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Check on Client Relationships


IT'S POSSIBLE YOU THINK your client relationships are great-when they are not.
Too many business owners just assume things are great if they have enough clients to stay in business.

But Joseph Callaway, co-author with wife JoAnn Callaway, wrote Clients First: The Two Word Miracle, claims you may be fooling yourself.

"Most business owners are so concerned with paying the bills that we instinctively put ourselves first," he explains. "It's a behavior fueled by fear. But when you really put the customer first, and put your own needs second, a whole lot of other things naturally fall into place. Decisions will become easier, your business will flourish, and your relationships will be based on true transparency."
 Callaway should know. He and his wife built their thriving business-Those Callaways-in a tough industry that's had more than its share of challenges. To date, they've sold over a billion dollars' worth of homes. Their book describes their late-in-life entry into the world of real estate, how they had their "Clients First" revelation, and how it has impacted their professional and personal lives. It also gives readers step-by-step advice on how to put their own customers first, as well as why each one works. 

   "Living and working this way is not easy," Callaway admits. "Putting your customers' interests ahead of your own-every time-will seem counterintuitive, risky, and sometimes even frightening, especially at first. Eventually, though, keeping your commitment to Clients First will start to feel more natural. And by that point, the benefits, rewards, satisfaction, and success will be rolling in-and you'll be proud of the person and professional you've become."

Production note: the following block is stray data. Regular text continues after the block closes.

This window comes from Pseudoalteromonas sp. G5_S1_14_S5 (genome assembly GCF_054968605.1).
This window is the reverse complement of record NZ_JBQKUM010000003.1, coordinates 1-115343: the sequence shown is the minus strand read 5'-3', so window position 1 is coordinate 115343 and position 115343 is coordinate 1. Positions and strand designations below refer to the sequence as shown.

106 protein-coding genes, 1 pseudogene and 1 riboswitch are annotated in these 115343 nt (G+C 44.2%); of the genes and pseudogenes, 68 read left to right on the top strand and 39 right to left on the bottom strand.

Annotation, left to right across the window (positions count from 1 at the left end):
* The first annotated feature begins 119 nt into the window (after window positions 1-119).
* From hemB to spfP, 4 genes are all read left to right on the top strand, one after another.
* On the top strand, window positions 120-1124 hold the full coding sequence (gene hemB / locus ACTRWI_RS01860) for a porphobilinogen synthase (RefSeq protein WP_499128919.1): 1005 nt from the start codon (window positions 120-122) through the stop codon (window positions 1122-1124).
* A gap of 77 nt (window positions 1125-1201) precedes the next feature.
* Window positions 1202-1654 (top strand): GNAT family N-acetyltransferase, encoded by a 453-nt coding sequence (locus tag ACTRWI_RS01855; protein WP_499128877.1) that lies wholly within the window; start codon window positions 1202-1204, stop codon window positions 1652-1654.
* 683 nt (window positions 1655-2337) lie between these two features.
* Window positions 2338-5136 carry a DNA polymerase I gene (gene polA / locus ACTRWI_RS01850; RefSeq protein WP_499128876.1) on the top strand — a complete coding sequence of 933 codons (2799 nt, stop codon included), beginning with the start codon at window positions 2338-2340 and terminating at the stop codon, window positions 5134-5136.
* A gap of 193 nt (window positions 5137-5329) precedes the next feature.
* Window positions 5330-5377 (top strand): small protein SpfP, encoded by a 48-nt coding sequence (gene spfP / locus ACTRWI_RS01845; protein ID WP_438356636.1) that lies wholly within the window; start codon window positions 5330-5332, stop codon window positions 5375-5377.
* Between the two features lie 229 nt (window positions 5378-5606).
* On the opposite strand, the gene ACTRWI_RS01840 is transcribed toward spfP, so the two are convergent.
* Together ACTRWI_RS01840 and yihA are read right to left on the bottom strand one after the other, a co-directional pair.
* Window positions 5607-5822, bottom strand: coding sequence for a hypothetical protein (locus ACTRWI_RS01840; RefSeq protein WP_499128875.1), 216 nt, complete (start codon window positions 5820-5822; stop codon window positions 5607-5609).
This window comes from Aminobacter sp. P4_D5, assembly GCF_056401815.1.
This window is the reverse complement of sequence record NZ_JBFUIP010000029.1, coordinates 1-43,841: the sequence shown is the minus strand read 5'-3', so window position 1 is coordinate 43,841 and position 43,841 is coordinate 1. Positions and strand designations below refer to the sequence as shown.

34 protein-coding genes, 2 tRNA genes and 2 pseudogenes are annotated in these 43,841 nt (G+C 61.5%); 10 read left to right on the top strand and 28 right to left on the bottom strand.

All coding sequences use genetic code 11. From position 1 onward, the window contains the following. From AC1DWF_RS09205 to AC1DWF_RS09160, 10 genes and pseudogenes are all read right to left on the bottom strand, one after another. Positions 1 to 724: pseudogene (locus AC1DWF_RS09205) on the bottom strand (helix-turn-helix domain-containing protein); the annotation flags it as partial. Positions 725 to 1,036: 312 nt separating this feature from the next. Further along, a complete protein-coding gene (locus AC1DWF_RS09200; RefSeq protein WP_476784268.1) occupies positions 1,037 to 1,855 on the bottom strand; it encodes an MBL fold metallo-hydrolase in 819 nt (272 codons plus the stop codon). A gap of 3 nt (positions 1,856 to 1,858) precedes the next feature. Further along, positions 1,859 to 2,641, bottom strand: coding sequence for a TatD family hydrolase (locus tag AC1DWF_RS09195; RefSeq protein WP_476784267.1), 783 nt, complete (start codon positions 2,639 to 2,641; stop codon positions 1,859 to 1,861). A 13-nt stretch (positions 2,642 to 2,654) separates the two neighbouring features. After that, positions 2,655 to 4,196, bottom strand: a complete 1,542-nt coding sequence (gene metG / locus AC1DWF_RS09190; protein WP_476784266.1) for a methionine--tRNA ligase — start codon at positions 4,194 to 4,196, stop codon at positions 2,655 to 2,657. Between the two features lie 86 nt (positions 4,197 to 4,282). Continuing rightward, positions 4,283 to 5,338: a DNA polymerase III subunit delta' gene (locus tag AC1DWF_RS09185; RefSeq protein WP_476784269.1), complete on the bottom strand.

Here, Callaway shares some bad habits that might be keeping you from putting clients first-and tactics to help you start sweeping them out with winter's dust bunnies:

Bad Habit One: Making client interactions about you. Having a healthy ego can be a blessing and a curse. Yes, you need a strong sense of self in order to avoid being taken advantage of and marginalized by competitors and by clients. But when you start to believe that winning, recognition, and accolades are "the point" of what you do, you've veered off onto a destructive path. You become less likely to put the client's best interests first if they interfere with reaching your own goals or with how others might see you. And while you may believe it'll never happen to you, this is also the path that leads to moral ambiguity, cheating, and trampling others in the name of success.